Castro advised that, “Sometimes things are fluid,” acknowledging that the closest hospital for ground transport is Pioneer Hospital in Brawley. “However, if Pioneer’s emergency is overflowing with Covid virus patients, or the patient needs blood transfusions, and the hospital is low on blood, we search around for the best ER to treat a specific injury or illness.”

Hershey agreed, saying, “the same is true of air flights.”

However, there’s one caveat about air transport, according to Hershey. “The weather can have a big impact on which emergency facility is chosen.”

“Mercy Air is sort of a flying ICU unit,” Castro said, who portrayed the paramedics as a complementary emergency unit. “Working together with the Clinic and Mercy Air, we form a team that meets the spectrum of health and emergency services.”

According to Hershey, Mercy Air flight medical crews are required to have a considerable scope of practice and extensive training, with 7 – 8 years of experience.

“Recognizing that we are delivering a patient with need for specific specialists and hospital equipment, we make contact with the providers at the emergency drop point so that they are prepared to act immediately; and we can also give the patient the advantage of their expertise during the flight.”

Responding to a question about costs in real dollars, Hershey replied, “The average out of pocket cost is $114 – that’s for Medicare ‘in network. That’s pretty good, considering most of Borrego’s flights involve older individuals with Medicare insurance.”

He also pointed out what he calls, “A very generous gift for residents.” The gift, Hershey referred to, is the fact that the Borrego Valley Endowment Fund (BVEF) has an agreement with Mercy to cover out-of-pocket expenses in most cases.

A complaint of the air emergency industry is that Medicare, specifically, and other insurers do not cover true costs of the service.

“Out-of-pocket” refers to the balance due after all the insurance reimbursement has been claimed. However, Hershey states that Mercy does not bill “balance due” or “surprise bills” that are the bane of the industry and that shock patients with large bills of unexpected costs. Rather, Mercy has a staff to work with each client to negotiate costs with medical insurers.

Costs are made more complex because of issues like “in” and “out-of-network” terms. These are applied when it comes to insurance and whether one’s insurance plan covers the particular hospital or medical staff treating the patient. “In-network” means there’s insurance coverage that can be negotiated. “Out-of-network” is another issue entirely.

“We are always ready to go. Mercy has carriers in Escondido, Oceanside and Thermal that we contact if we’re already on a call, down for some reason, or if there’s an emergency requiring more than one helicopter,” explained Hershey.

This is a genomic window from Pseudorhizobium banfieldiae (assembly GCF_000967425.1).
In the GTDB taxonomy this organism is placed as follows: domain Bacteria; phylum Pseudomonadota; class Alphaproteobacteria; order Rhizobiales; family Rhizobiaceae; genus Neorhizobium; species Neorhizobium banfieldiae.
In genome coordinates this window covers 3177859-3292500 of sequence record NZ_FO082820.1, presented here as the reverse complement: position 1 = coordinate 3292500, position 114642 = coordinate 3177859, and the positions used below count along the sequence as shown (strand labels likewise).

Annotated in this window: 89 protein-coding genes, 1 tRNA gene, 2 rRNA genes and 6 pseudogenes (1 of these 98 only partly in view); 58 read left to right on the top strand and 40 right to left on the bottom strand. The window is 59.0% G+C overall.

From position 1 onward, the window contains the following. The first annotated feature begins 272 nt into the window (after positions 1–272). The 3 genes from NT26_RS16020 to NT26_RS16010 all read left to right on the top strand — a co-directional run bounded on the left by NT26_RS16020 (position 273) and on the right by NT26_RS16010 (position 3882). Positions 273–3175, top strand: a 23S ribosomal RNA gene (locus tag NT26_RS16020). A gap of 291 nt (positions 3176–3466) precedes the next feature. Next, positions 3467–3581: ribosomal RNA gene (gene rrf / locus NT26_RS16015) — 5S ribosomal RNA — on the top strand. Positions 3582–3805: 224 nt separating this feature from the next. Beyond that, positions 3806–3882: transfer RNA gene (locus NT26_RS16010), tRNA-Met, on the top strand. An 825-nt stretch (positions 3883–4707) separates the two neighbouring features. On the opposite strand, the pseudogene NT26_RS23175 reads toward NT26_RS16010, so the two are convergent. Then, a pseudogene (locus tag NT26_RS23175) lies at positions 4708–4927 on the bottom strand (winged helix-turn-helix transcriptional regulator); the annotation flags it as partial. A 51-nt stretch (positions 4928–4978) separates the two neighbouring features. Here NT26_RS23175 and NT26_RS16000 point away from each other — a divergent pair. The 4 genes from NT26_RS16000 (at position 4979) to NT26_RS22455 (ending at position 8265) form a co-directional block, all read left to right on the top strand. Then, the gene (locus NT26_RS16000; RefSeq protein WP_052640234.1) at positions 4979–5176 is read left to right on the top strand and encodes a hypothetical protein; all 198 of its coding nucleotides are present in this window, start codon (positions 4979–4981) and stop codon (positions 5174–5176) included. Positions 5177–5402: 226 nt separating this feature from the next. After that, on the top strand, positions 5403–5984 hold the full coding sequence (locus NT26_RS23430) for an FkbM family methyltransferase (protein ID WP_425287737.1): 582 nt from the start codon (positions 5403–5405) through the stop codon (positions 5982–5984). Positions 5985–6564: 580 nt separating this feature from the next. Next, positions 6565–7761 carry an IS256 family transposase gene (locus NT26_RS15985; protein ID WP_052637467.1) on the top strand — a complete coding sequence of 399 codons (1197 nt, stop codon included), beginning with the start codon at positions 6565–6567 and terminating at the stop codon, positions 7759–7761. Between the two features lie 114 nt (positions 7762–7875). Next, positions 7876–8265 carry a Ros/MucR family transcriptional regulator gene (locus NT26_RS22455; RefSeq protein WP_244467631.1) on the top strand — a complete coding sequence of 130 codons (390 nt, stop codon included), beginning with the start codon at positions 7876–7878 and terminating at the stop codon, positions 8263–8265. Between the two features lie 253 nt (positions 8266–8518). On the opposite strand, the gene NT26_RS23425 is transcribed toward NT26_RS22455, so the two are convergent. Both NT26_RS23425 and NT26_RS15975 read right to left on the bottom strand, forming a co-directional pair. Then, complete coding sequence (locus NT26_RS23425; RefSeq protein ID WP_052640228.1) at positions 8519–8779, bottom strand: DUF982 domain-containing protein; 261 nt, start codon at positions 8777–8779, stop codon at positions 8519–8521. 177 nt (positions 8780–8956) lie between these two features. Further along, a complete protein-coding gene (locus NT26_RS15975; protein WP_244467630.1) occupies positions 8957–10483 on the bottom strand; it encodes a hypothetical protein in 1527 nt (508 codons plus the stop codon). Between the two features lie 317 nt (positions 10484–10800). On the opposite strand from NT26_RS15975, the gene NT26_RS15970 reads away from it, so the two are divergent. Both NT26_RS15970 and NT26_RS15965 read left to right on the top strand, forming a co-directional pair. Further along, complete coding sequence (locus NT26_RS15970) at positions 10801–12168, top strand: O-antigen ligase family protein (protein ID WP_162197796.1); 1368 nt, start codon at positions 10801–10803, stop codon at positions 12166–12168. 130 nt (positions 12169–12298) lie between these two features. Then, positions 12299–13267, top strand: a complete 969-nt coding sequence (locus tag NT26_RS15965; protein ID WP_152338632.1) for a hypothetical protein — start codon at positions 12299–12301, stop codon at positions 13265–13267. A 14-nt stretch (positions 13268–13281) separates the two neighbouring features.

Castro chimed in stating that paramedics can also utilize other air emergency companies, like REACH, which also services the Borrego area, if Mercy is unavailable, or additional air evacuation capacity is needed.

Both Hershey and Castro addressed the question of whether a patient may be accompanied by a family member. “With the new hospital ER rules, prohibiting accompanying individuals into treatment facilities due to COVID, the answer is no.”

“Concerned individuals need to identify the facility to which a patient has been transported; and contact that hospital to discuss the patient’s status and visitation privileges. There may be some exceptions such as when the patient is an infant or very young child,” Hershey added.

Castro outlined the district’s paramedic services, beginning with people that show up at the fire station with problems like allergies, simple cuts and bruises, scorpion bites, and cactus infections. The paramedics can provide immediate help with respiratory problems, heat strokes and cardiac concerns. They make an evaluation of the persons’ medical condition, and whether an air lift is needed. Then they contact Mercy Air, or another carrier if Mercy is not available.

“We typically know within seconds whether an air lift is needed,” he noted. “We welcome people to come to the station and are happy to help them. However, they should call first to make sure the trucks are at the facility. Calling 911 is the best solution for critical events, like mental health breakdowns and drug overdoses. These are very serious, even life-threatening medical conditions that require immediate intervention; and transport to a hospital with mental health and addiction capabilities.”

The BSFPD has a contingency of 12 firefighter paramedics, including two EMTs, all of which will hike or drive up trails and canyons for rescues. Castro assured, “The district has four-wheel vehicles for just that purpose.”

Asked about rumors that the district has trouble recruiting and maintaining qualified personnel, Castro replied, “It’s true, the department’s budget is behind the times. It’s a small district and we are lowest on the pay scales. Then there’s the fact the department is in the desert, which adds some extra complications.” he said. “However, I believe the community and the fire district will be able to solve this problem.”

All the panelists, from Dr. Goetz to Castro, and Hershey agreed about the level of cooperation and trust between the clinic, paramedics and Mercy Air.

“We are partners and when dealing with sick or injured patients, the right hand always knows what the left hand is doing. Something that does not occur in all communities,” acknowledged Castro. “For a small rural community, Borrego is fortunate to have health services that range from primary care, to emergency care through the paramedics, and intensive support care from Mercy Air.”